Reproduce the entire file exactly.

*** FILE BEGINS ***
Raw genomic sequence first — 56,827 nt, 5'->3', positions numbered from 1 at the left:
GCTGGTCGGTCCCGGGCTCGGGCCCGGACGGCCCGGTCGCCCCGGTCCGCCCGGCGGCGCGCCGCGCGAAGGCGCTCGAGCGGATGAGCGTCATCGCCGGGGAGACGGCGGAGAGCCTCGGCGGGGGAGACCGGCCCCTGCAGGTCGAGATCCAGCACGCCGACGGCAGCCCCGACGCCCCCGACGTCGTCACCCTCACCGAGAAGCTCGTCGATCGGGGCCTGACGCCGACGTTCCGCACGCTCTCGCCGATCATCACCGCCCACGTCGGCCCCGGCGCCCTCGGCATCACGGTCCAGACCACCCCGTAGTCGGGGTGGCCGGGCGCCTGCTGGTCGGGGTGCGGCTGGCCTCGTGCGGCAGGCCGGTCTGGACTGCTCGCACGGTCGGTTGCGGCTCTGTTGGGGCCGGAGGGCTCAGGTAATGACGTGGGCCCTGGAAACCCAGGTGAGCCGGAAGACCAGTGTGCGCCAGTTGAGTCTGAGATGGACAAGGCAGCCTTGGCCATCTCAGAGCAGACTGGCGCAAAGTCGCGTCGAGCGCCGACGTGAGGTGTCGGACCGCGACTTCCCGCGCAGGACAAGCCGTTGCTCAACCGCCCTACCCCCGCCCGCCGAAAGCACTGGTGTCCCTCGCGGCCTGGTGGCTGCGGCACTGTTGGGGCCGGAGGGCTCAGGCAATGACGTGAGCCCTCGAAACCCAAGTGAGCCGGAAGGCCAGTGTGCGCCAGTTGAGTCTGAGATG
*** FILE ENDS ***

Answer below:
Raw genomic sequence first — 56,827 nt, 5'->3', positions numbered from 1 at the left:
GCTGGTCGGTCCCGGGCTCGGGCCCGGACGGCCCGGTCGCCCCGGTCCGCCCGGCGGCGCGCCGCGCGAAGGCGCTCGAGCGGATGAGCGTCATCGCCGGGGAGACGGCGGAGAGCCTCGGCGGGGGAGACCGGCCCCTGCAGGTCGAGATCCAGCACGCCGACGGCAGCCCCGACGCCCCCGACGTCGTCACCCTCACCGAGAAGCTCGTCGATCGGGGCCTGACGCCGACGTTCCGCACGCTCTCGCCGATCATCACCGCCCACGTCGGCCCCGGCGCCCTCGGCATCACGGTCCAGACCACCCCGTAGTCGGGGTGGCCGGGCGCCTGCTGGTCGGGGTGCGGCTGGCCTCGTGCGGCAGGCCGGTCTGGACTGCTCGCACGGTCGGTTGCGGCTCTGTTGGGGCCGGAGGGCTCAGGTAATGACGTGGGCCCTGGAAACCCAGGTGAGCCGGAAGACCAGTGTGCGCCAGTTGAGTCTGAGATGGACAAGGCAGCCTTGGCCATCTCAGAGCAGACTGGCGCAAAGTCGCGTCGAGCGCCGACGTGAGGTGTCGGACCGCGACTTCCCGCGCAGGACAAGCCGTTGCTCAACCGCCCTACCCCCGCCCGCCGAAAGCACTGGTGTCCCTCGCGGCCTGGTGGCTGCGGCACTGTTGGGGCCGGAGGGCTCAGGCAATGACGTGAGCCCTCGAAACCCAAGTGAGCCGGAAGGCCAGTGTGCGCCAGTTGAGTCTGAGATG